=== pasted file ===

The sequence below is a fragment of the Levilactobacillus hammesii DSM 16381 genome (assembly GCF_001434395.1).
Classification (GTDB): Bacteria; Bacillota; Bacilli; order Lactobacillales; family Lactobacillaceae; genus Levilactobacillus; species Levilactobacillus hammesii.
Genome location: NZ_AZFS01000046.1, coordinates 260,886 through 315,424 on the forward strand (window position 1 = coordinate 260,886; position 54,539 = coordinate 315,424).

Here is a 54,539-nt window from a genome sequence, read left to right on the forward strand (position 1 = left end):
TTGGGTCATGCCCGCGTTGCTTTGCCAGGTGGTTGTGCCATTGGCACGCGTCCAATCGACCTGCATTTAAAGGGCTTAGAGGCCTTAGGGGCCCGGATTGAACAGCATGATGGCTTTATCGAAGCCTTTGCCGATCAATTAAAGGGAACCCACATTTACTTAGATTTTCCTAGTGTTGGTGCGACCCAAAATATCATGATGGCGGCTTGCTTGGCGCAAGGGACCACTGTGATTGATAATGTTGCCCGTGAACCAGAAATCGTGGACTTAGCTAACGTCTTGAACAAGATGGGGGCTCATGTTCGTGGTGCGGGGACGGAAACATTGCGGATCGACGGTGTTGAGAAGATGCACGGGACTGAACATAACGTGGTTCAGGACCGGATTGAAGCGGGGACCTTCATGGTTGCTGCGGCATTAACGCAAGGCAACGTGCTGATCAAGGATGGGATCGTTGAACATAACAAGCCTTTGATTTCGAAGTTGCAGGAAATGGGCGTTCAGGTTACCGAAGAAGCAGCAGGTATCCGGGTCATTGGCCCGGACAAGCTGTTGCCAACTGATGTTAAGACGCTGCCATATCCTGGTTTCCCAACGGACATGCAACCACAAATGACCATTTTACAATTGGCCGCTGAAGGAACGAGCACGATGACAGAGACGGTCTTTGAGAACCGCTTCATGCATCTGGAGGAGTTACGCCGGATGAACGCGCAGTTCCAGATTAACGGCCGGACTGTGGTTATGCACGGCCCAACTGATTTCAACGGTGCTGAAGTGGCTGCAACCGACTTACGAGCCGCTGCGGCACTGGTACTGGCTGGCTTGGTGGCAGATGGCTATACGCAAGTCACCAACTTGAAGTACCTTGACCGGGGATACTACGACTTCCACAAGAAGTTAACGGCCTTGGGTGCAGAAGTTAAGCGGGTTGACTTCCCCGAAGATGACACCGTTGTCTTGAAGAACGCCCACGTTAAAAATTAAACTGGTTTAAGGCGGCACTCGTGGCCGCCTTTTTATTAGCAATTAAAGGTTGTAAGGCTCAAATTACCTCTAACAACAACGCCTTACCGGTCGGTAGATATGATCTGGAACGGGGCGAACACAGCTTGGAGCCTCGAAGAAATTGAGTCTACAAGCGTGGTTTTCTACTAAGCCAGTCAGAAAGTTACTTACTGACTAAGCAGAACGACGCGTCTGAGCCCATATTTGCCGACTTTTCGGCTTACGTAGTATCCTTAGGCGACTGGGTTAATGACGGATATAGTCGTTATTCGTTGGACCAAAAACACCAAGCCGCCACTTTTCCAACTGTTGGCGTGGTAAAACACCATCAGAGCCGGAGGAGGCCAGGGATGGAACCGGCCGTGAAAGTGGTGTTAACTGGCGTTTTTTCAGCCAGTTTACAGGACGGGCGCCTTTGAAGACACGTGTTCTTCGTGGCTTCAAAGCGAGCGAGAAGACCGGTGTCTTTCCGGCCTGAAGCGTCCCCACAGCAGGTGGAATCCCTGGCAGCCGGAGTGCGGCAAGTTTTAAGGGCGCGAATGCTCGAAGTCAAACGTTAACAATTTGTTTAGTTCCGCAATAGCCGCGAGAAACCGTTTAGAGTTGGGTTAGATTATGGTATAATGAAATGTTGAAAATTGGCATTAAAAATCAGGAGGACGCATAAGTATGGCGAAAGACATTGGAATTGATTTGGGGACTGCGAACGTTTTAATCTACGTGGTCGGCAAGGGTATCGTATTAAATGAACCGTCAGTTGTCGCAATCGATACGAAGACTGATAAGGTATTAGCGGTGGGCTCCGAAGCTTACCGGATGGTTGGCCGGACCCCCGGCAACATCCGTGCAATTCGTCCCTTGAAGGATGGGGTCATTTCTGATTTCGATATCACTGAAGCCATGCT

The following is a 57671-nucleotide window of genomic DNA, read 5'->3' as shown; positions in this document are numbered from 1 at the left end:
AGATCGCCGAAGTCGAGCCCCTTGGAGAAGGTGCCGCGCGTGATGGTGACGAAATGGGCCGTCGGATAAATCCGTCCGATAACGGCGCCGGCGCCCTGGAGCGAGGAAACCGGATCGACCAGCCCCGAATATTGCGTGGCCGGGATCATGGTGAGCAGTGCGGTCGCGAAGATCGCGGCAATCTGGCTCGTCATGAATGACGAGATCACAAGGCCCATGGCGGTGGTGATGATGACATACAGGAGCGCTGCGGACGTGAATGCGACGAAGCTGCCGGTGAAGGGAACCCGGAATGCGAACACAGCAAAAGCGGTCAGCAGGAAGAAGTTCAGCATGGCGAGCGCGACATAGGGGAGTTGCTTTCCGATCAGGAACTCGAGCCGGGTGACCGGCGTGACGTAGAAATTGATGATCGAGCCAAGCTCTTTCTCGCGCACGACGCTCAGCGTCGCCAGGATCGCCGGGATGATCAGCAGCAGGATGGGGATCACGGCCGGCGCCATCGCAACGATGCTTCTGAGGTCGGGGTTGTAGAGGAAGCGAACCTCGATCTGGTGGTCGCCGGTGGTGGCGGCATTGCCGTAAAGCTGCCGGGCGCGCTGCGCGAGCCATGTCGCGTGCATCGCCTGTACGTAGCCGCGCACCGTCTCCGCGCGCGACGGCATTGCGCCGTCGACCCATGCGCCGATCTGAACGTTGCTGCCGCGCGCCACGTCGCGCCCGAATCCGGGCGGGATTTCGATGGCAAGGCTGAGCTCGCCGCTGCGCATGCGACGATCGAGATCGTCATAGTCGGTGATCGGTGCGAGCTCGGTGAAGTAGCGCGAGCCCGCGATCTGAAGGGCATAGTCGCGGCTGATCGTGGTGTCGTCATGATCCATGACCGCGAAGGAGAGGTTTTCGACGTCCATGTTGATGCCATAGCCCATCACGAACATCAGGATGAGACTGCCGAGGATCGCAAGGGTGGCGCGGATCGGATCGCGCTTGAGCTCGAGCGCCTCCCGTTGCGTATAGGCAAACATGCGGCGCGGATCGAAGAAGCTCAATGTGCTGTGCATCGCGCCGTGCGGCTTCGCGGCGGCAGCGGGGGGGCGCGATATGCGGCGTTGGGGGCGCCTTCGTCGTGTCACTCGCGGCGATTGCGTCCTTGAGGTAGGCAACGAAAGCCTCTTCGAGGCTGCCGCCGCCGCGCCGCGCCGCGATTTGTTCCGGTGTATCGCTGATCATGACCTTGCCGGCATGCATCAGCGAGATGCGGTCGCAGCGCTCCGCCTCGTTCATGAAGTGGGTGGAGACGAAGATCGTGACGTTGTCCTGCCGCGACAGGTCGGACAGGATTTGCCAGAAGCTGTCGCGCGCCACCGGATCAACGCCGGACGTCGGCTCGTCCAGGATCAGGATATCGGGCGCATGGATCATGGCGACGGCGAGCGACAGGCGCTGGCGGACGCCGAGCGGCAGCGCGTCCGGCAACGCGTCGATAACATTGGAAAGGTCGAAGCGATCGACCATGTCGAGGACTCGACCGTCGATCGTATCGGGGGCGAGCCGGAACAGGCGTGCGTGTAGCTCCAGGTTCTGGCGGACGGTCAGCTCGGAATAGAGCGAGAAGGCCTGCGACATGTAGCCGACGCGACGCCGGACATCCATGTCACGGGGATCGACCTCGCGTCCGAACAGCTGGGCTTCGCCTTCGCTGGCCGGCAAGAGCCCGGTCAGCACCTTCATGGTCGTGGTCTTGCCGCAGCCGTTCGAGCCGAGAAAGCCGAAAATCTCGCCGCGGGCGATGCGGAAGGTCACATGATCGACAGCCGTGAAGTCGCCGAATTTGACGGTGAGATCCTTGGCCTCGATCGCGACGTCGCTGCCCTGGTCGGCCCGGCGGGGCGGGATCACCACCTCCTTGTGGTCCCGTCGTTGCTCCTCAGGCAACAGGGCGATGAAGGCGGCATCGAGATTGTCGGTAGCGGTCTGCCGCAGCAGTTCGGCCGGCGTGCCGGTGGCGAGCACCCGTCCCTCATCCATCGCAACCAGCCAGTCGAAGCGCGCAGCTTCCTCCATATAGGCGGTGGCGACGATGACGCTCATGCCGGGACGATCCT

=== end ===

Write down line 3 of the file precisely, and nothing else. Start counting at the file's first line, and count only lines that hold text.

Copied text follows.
Genome location: NZ_AZFS01000046.1, coordinates 260,886 through 315,424 on the forward strand (window position 1 = coordinate 260,886; position 54,539 = coordinate 315,424).